Noob's LED Tester

Introduction: Noob's LED Tester

I find myself, my friends and many other people trying to use mind blowing methods to test an LED.
Many people think that applying 2V or 3V to an LED is easiest way to test it. Perhaps, but not the safest way !

We have, have to limit the current through LED. LED is current controlled device for Electronic's sake !

If you have an insight of Digital Multimeter, you know that it has a Constant Current source when its on LED test function.
This is the best way to test an LED, provide a constant current low enough not to blow it.

Now, sometimes I can't think of a simple solution. I initially designed a "Constant Current Source using LM7805", which can be also made with LM317. And then I halted for a moment, all the 7805 or 317 would do is provide a constant DC voltage. Then its the RESISTOR who limits the current, duh.

So why not to go for a simple way ? Two 1.5V AA batteries (Full Stop).
And that's it, this is not rocket science ! Hence I named it as Noob's LED Tester.

But, seriously, I find it very very handy to test LEDs, even IR LEDs.
Let's begin and have this thing done in less than 10 minutes.

Step 1: Remembering Ohm's Law and Grocery List

The whole and sole of this or any LED circuit is a Resistor.

R = V / I

(Courtesy: George Ohm.)

Now, typically LEDs draw 15 to 20 mA of current. Bright LEDs may draw more but they show indication of life with low current as well.

So I decided to have current limited to 10 mA, the safer way.

Now as I am using two 1.5 V AA batteries in series, I have 3 V of supply voltage.
For 10mA,

R = 3 V / 10 mA = 300 Ohm.

This R is in series with the LED under test. When LED is on, since its a diode we can consider it as a Closed Switch with R = 0.
So Total R will be always 300 +/- a few Ohms.

" This circuit will never provide current more than 10 mA (Full Stop). "

330 Ohm is the resistor I have used. Quarter watt would go without a hitch but for again on the safer side, I have added 1 W.

Blueprint attached is a top level secret. Please respect the secrecy !

Here's what we need:
1. 2 AA Battery Holder
2. Two small banana plug terminal mounts
3. A 330 Ohm, 1W resistor. Carbon Composition.
4. A box to house everything.

Total is less than 2$.

Plus we need common tools: Soldering gun, solder, wires and wire cutter, etc.

Step 2: First Step = Last Step

What should I put in here ? Just see the pictures !

Yes, since we are using this for testing and that too with maximum 10 mA current I think batteries will last until their expiray date probably :)

I hope this comes handy for you too.

Tip: While checking an Infrared LED, check if it shows violet/blue light in a any kind of Digital camera. IR is not visible to human eyes.

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    5 Discussions


    8 years ago on Introduction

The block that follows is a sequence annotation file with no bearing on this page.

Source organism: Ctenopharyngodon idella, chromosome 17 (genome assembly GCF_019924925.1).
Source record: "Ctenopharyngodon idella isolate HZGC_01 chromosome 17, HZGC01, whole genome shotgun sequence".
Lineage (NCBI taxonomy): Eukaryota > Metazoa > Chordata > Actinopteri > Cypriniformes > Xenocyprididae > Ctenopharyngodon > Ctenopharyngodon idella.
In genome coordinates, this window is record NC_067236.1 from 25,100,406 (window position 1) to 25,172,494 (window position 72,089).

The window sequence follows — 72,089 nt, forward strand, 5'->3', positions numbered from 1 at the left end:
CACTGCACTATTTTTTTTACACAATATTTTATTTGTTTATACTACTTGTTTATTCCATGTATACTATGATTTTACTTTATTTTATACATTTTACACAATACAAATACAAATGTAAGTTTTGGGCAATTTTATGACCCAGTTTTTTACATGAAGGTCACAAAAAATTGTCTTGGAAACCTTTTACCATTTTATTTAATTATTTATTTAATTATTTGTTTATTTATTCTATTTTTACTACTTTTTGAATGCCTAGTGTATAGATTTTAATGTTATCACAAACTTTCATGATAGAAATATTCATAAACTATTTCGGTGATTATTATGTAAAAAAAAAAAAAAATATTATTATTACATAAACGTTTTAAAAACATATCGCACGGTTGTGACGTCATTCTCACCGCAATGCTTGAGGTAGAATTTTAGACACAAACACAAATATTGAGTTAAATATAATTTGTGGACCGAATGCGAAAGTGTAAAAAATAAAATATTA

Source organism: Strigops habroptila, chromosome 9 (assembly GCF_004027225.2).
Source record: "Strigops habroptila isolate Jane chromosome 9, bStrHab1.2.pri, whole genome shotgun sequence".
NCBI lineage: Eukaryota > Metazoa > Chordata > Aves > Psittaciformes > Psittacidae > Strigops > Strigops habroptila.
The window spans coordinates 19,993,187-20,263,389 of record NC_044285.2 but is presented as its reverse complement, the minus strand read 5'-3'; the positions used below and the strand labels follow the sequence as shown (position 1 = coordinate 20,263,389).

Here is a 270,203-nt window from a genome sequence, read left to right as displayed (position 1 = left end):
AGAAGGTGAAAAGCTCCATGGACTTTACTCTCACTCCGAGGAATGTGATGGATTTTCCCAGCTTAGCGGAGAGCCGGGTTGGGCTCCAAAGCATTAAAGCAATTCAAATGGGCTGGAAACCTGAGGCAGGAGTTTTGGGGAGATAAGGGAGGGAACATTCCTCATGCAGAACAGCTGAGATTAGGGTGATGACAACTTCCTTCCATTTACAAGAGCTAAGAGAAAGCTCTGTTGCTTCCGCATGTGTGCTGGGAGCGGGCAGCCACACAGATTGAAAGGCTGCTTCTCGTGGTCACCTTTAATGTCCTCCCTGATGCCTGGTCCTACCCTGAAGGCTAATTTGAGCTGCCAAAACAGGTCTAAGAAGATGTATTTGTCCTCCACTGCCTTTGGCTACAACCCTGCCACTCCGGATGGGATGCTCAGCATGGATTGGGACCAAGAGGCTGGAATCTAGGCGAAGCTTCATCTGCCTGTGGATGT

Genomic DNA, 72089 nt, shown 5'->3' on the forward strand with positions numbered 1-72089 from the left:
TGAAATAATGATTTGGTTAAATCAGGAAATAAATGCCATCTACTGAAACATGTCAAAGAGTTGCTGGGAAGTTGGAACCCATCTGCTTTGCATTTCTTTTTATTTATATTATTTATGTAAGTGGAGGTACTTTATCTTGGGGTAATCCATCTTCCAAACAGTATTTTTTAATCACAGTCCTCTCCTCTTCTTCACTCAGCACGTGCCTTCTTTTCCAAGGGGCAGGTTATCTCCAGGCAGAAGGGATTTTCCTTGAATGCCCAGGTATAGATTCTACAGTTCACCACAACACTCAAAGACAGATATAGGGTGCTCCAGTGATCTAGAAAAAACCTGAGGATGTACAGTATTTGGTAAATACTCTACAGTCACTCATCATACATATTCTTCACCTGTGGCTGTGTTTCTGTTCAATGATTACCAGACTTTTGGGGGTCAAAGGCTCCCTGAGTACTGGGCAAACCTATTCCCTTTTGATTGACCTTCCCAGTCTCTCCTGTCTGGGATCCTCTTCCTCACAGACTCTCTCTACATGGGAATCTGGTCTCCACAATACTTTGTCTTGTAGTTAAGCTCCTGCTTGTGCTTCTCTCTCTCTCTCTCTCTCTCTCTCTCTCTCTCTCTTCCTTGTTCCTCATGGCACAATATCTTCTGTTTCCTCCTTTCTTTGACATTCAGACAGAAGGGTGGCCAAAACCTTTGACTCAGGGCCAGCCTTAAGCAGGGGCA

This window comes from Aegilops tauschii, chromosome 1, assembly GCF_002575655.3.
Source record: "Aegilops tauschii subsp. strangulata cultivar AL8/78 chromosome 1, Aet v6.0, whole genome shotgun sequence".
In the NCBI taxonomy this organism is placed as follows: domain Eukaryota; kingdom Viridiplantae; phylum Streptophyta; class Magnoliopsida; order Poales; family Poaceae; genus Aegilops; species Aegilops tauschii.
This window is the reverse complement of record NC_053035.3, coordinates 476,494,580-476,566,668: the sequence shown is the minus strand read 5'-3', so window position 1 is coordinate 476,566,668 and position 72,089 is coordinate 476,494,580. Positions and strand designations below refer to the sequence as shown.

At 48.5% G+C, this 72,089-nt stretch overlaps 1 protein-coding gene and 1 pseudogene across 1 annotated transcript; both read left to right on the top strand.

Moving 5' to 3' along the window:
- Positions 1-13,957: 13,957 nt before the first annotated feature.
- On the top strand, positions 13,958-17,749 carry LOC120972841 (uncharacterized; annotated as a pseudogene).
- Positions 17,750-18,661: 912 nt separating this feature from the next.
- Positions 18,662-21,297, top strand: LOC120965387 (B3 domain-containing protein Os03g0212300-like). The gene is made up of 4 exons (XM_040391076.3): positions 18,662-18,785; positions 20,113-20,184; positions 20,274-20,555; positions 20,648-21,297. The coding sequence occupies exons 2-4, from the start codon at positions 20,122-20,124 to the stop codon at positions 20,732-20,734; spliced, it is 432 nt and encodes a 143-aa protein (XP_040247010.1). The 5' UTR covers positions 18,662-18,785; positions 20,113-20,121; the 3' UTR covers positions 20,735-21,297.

I think you need to take into account the voltage drop across the LED!

    When using a red LED, it drops about 1.5-1.8V. That leaves about 1.5V to drop over your resistor, giving you a 5mA current. That should be just enough to light it.

    If you use a white LED with a 3-3.5V fwd voltage you have hardly any voltage drop left for your resistor. At most, with new batteries you might get 0.5V allowing less than 2mA. With anything sort of brand new batteries you are not going to light the LED with this.

    Oddly, in order to test all colours of LED you want a high voltage and a big resistor so that the difference between a 1.2V IR LED and a 3.8 V UV LED is comparatively insignificant. You need to watch the power rating, of the resistor if you get too high, however.

    If we stick to 1/4 W resistors, and want 10 mA max, we can allow a voltage drop of 0.25/0.01 = 25V. OK, no issue there. So let's use the highest common DC source - 12V DC.

    Allowing for the smallest LED forward voltage of say 1V (IR LED) we want or resistor to drop 11V at 10 mA. 11/0.01 = 1100 Ohms. 1.1K, which we can get. In practice 1K would give 11 mA, which is fine too.

    Checking the current for a nearly 4V UV LED, we would have 8V left for our resistor, giving a healthy 8mA through a 1K or 7.2 mA through a 1K1.

    It's pretty inefficient but it's safe and it's going to light whatever LED you put in its way.


    Reply 7 years ago on Introduction

    I completely agree with you.
    But when it is about testing LEDs, a series resistor is the simple solution.
    I am sorry that my instructable isn't a universal LED tester.


    Reply 7 years ago on Introduction

    I wasn't saying that a series resistor was not a good solution. Just that you don't get 10mA with your device because you assume no voltage drop across the LED.

    Also for a more universal tester you would be better with a higher voltage & higher resistor.

    Even so, it's a nice project. Just that it could be more broadly applicable with only a minor change (e.g. a 9v battery and a about a 500-800 ohm resistor).


    8 years ago on Introduction

    You can make a constant current source with a LM317 ...
    Have a look at this:
    (awesome website btw !)


    Reply 7 years ago on Introduction

    Yes, constant current source is a good option. But its not really required, series resistor is a simple solution.